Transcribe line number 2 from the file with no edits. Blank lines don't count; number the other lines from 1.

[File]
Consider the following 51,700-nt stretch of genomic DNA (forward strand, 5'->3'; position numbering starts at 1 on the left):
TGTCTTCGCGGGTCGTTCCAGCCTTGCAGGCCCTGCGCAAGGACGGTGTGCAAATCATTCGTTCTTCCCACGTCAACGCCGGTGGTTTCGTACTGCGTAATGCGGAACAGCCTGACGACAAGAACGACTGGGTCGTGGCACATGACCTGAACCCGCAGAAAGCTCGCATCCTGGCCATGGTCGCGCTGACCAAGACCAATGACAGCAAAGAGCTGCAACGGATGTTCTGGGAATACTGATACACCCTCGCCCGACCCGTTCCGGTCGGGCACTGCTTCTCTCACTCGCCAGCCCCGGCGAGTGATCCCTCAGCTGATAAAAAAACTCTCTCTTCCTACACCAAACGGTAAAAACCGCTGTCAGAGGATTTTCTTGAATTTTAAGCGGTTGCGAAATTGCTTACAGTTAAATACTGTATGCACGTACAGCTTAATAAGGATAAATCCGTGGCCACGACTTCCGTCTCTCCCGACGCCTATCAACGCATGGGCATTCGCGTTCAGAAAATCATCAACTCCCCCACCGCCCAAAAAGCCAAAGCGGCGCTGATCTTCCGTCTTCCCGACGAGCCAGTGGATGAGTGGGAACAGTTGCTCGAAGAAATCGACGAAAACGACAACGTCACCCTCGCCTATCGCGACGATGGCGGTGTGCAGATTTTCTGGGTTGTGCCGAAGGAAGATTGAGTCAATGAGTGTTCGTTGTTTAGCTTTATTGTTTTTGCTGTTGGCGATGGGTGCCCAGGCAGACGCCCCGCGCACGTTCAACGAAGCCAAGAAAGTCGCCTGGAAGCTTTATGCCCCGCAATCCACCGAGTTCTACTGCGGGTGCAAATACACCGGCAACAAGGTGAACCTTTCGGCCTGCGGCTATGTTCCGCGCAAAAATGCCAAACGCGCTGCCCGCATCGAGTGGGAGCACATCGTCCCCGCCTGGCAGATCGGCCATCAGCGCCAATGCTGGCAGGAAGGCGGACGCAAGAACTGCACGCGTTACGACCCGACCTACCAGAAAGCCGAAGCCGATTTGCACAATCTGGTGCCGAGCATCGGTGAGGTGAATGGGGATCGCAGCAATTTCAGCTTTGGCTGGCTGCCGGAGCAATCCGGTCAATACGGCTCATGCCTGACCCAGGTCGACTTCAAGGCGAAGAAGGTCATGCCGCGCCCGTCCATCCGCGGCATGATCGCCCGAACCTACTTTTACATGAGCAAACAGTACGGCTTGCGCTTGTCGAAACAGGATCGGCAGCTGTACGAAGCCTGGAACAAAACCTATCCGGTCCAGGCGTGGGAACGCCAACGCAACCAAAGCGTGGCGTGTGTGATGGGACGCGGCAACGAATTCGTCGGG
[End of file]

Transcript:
TGTCTTCGCGGGTCGTTCCAGCCTTGCAGGCCCTGCGCAAGGACGGTGTGCAAATCATTCGTTCTTCCCACGTCAACGCCGGTGGTTTCGTACTGCGTAATGCGGAACAGCCTGACGACAAGAACGACTGGGTCGTGGCACATGACCTGAACCCGCAGAAAGCTCGCATCCTGGCCATGGTCGCGCTGACCAAGACCAATGACAGCAAAGAGCTGCAACGGATGTTCTGGGAATACTGATACACCCTCGCCCGACCCGTTCCGGTCGGGCACTGCTTCTCTCACTCGCCAGCCCCGGCGAGTGATCCCTCAGCTGATAAAAAAACTCTCTCTTCCTACACCAAACGGTAAAAACCGCTGTCAGAGGATTTTCTTGAATTTTAAGCGGTTGCGAAATTGCTTACAGTTAAATACTGTATGCACGTACAGCTTAATAAGGATAAATCCGTGGCCACGACTTCCGTCTCTCCCGACGCCTATCAACGCATGGGCATTCGCGTTCAGAAAATCATCAACTCCCCCACCGCCCAAAAAGCCAAAGCGGCGCTGATCTTCCGTCTTCCCGACGAGCCAGTGGATGAGTGGGAACAGTTGCTCGAAGAAATCGACGAAAACGACAACGTCACCCTCGCCTATCGCGACGATGGCGGTGTGCAGATTTTCTGGGTTGTGCCGAAGGAAGATTGAGTCAATGAGTGTTCGTTGTTTAGCTTTATTGTTTTTGCTGTTGGCGATGGGTGCCCAGGCAGACGCCCCGCGCACGTTCAACGAAGCCAAGAAAGTCGCCTGGAAGCTTTATGCCCCGCAATCCACCGAGTTCTACTGCGGGTGCAAATACACCGGCAACAAGGTGAACCTTTCGGCCTGCGGCTATGTTCCGCGCAAAAATGCCAAACGCGCTGCCCGCATCGAGTGGGAGCACATCGTCCCCGCCTGGCAGATCGGCCATCAGCGCCAATGCTGGCAGGAAGGCGGACGCAAGAACTGCACGCGTTACGACCCGACCTACCAGAAAGCCGAAGCCGATTTGCACAATCTGGTGCCGAGCATCGGTGAGGTGAATGGGGATCGCAGCAATTTCAGCTTTGGCTGGCTGCCGGAGCAATCCGGTCAATACGGCTCATGCCTGACCCAGGTCGACTTCAAGGCGAAGAAGGTCATGCCGCGCCCGTCCATCCGCGGCATGATCGCCCGAACCTACTTTTACATGAGCAAACAGTACGGCTTGCGCTTGTCGAAACAGGATCGGCAGCTGTACGAAGCCTGGAACAAAACCTATCCGGTCCAGGCGTGGGAACGCCAACGCAACCAAAGCGTGGCGTGTGTGATGGGACGCGGCAACGAATTCGTCGGG